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In this new release called “Shelter,” an eight-track album written and recorded together with longtime bandmate Joel Daquioag Jr during a 21-day jaunt in Singapore, The Nocturne Project offers what perhaps is an ode to travel that is both inspired and fluid.

The opening track, “Ethnicity,” feels like it was borne out of the collected fragments of one’s travel journal. There is an unapologetically cheery aspect to the oriental-sounding track that pulls you in and leaves you wanting more; it sounds fresh and exuberant and makes you hopeful to the core. Meanwhile, the familiar loops of “Steps” are simple, and in so many ways, formulaic. It’s like Sneaker Pimps meets Coltrane, only more virtual and less edgy.

“Forever Summer,” for all its frenzy, sounds current, and justifiably so. It’s like poetry that’s supposed to breed tension and swiftly build up to a buzzing peak. It then collapses to the misleading serenity that is “Finding Our Way.” Imagine being stuck on the subway of a non-English speaking country for two hours because you missed your stop. You shuffle through printed maps showing the spaghetti-like train lines. You mimic the locals, afraid of being singled out while you’re majorly panicking inside. It’s fear and exploration condensed in three-and-a-half minutes; the kind of trip that teaches you more about life in an unsettling setting.

The next track, “Owl,” can be boiled down to just three words: hypnotic, sinister, and visceral. Its low-end hum pulsates deep like midnight. Or more like a soundtrack to a pensive scene in the neo-noir Ryan Gosling-starrer Drive.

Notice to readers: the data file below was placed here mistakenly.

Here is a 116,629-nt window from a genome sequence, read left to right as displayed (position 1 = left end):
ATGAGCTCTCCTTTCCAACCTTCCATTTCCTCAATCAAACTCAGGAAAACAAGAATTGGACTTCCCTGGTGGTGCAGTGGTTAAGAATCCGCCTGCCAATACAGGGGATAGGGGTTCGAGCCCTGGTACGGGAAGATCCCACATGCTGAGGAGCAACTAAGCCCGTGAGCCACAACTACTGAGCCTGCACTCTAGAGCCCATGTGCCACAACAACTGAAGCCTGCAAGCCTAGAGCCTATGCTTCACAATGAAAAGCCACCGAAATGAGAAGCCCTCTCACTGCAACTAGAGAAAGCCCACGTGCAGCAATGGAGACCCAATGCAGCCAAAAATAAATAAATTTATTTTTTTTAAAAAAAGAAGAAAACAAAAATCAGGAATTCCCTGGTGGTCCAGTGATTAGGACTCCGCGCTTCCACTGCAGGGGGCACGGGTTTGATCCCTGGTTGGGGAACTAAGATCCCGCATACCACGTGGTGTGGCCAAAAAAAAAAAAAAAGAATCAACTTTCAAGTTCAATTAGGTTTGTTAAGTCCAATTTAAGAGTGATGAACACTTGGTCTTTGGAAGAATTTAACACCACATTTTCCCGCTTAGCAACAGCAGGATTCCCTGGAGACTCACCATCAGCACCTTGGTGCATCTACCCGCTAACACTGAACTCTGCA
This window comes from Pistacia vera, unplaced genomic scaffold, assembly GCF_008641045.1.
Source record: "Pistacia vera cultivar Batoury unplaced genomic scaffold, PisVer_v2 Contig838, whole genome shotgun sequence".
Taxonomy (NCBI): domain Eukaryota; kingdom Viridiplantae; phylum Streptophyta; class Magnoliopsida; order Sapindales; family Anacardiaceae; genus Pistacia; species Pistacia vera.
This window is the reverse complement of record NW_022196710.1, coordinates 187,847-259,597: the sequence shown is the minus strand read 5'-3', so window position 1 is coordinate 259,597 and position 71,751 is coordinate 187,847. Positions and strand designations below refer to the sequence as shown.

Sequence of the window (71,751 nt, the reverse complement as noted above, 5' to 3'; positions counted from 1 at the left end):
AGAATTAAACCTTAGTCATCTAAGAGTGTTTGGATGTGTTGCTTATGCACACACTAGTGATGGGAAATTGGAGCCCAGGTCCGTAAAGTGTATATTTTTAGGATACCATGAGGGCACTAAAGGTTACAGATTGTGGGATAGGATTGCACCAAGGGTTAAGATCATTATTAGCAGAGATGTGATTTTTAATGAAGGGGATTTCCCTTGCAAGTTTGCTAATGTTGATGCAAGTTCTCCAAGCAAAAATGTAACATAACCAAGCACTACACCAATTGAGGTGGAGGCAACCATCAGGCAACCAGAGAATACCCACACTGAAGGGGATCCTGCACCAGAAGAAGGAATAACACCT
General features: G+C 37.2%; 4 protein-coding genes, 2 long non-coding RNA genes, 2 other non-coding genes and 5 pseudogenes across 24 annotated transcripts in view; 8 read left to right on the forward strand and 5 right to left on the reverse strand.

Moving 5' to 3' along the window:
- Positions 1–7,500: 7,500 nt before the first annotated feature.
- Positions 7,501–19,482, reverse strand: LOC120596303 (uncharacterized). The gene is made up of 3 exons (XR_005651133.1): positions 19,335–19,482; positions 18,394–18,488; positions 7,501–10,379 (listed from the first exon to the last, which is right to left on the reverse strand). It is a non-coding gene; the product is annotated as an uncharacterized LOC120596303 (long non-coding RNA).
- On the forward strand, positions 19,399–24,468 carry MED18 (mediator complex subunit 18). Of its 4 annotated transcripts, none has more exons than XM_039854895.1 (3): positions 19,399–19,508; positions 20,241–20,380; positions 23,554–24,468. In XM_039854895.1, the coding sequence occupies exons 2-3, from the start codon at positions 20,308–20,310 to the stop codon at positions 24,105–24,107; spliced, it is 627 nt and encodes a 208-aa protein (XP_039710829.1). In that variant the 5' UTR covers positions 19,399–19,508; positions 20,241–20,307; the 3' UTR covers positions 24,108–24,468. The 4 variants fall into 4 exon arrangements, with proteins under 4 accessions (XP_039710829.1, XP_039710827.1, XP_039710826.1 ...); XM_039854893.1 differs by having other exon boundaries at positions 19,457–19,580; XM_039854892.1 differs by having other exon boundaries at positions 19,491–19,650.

“Blankets” is like the afterglow you see on your face in the morning after meeting the perfect stranger the night before; “Safe With You,” the tasteful, chaotic crescendo that almost closes the album, has enough pomp and energy to outshine a nearby star.

Following the onslaught is “Goodbye,” a chiming craftwork suffused with sullen expectation and surprising structure. It’s unfortunate that it leaves you longing for the next track because it’s sadly the last one, but isn’t that how it always feels with goodbyes?

While comparably less moody than previous releases like 2012’s Awakening and 2015’s Moving Portraits EP, Shelter is never not pivoting. It seems like a well-written personal narrative with its excellent track sequence and its full-bodied concept that flies. A few listens according to track number of this delectably concise album is highly recommended. It makes one appreciate the even wider range The Nocturne Project offers today. - Klaris Chua


released May 13, 2017

The Nocturne Project

Ivan Ferrero
Joel Daquioag

All Songs Written and Recorded by TNP
Mixed and Mastered by MCDM PRODUCTION
Album Art by Justine Espinueva
Graphics/Photos by Paul Benzi Sebastian Florendo

*Official The Nocturne Project Bandcamp



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The Nocturne Project Philippines

The Nocturne Project is the moniker of Filipino Composer and Laptop Musician Ivan Ferrero who's work seamlessly blends in ambient, electronic, acoustic and field recordings into a lovely blanket of music that evokes a strong sense of warmth and sentimentality. ... more

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